Although CDC Implemented Corrective Actions To Improve Oversight of the President's Emergency Plan for AIDS Relief Recipients, Some Internal Control Weaknesses Remained
Why OIG Did This Audit
The U.S. Congress authorized the President's Emergency Plan for AIDS Relief (PEPFAR) to receive $48 billion in funding for the 5-year period beginning October 1, 2008, to assist foreign countries in combating HIV/AIDS, tuberculosis, and malaria. Congress authorized additional funds to be appropriated through 2023.
The Tom Lantos and Henry J. Hyde United States Global Leadership Against HIV/AIDS, Tuberculosis, and Malaria Reauthorization Act of 2008 (the Act) requires the Department of Health and Human Services (HHS), Office of Inspector General (OIG), among others, to provide oversight of the programs implemented under the Act, including PEPFAR. To meet this requirement, we have conducted a series of audits of organizations receiving PEPFAR funds from HHS, Centers for Disease Control and Prevention (CDC). In audits of PEPFAR recipients, some findings indicated common trends among the recipients.
Our objectives were to identify: (1) trends related to findings in our prior audits of CDC PEPFAR recipients, (2) CDC's actions to improve oversight of PEPFAR recipients, and (3) internal control weaknesses in CDC's post-award oversight of PEPFAR recipients.
How OIG Did This Audit
Our audit covered the budget periods from October 1, 2007, through September 29, 2016 (audit period). We analyzed the results of the 21 PEPFAR audit reports during the audit period and reviewed CDC internal controls over post-award oversight.
What OIG Found
Our analysis of 21 prior audit reports on PEPFAR recipients identified the following 6 trends in which recipients:
- had either inadequate or no policies and procedures related to management of PEPFAR funds (19 of 21 reports),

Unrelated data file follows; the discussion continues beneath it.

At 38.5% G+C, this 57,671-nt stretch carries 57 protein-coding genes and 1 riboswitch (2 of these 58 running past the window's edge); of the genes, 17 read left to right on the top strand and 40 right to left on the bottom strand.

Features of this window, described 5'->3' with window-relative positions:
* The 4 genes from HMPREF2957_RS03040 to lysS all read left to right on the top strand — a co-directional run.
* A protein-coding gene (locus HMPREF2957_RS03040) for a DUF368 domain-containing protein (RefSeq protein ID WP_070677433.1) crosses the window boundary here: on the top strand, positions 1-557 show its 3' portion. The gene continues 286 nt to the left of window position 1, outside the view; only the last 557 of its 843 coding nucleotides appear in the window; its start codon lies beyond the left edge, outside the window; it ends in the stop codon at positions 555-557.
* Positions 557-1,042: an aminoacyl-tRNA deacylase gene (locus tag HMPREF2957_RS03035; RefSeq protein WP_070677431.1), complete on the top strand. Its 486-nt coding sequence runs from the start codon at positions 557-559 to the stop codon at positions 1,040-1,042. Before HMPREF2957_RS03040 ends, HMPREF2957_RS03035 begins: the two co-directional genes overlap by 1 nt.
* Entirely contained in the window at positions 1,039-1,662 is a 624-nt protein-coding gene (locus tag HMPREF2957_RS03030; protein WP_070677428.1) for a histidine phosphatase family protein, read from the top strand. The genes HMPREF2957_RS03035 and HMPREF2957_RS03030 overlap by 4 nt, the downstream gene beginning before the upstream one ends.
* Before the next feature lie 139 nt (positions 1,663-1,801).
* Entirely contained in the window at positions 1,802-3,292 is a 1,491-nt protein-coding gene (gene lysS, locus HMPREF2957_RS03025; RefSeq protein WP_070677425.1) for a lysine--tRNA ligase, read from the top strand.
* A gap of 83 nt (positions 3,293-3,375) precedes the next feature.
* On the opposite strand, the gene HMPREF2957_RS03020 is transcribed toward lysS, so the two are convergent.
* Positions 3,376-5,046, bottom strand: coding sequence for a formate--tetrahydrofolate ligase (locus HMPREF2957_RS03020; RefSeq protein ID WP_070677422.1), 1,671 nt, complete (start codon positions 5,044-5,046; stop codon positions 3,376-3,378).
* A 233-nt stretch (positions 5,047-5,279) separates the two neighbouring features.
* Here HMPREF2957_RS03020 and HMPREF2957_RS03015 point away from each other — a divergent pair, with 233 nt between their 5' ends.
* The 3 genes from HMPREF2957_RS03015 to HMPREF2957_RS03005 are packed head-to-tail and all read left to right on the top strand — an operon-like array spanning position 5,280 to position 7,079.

- did not comply or may not have complied with HHS regulations regarding value added tax (18 of 21 reports),
- had transactions that were either not supported (16 of 21 reports) or unallowable (15 of 21 reports),
- did not accurately report PEPFAR expenditures on the financial reports or did not file reports on time (11 of 21 reports),
- did not have annual audits performed or submitted on time (9 of 21 reports), and
- could not reconcile PEPFAR expenditures to amounts reported on their financial reports (7 of 21 reports).
In response to the 6 trends identified in our prior audits, CDC took action to improve its oversight of PEPFAR recipients. Finally, CDC had two internal control weaknesses in its post-award oversight that it did not adequately address in its in-country office Standard Operating Procedures (SOPs).
What OIG Recommends and CDC Comments
We recommend that CDC implement requirements for CDC in-country offices to have SOPs for Cooperative Agreement (CoAg) management and periodically review and update CDC in-country office SOPs for CoAg management.
In written comments to our draft report, CDC officials concurred with our recommendations. CDC stated that it has developed minimum standards for all in-country CoAg management SOPs. CDC will start implementing these minimum standards in January 2021. In addition, CDC is developing a process to annually review and update in-country SOPs for CoAg management. CDC will also start this process in January 2021.
CDC also provided technical comments that we addressed as appropriate.
Filed under: Centers for Disease Control and Prevention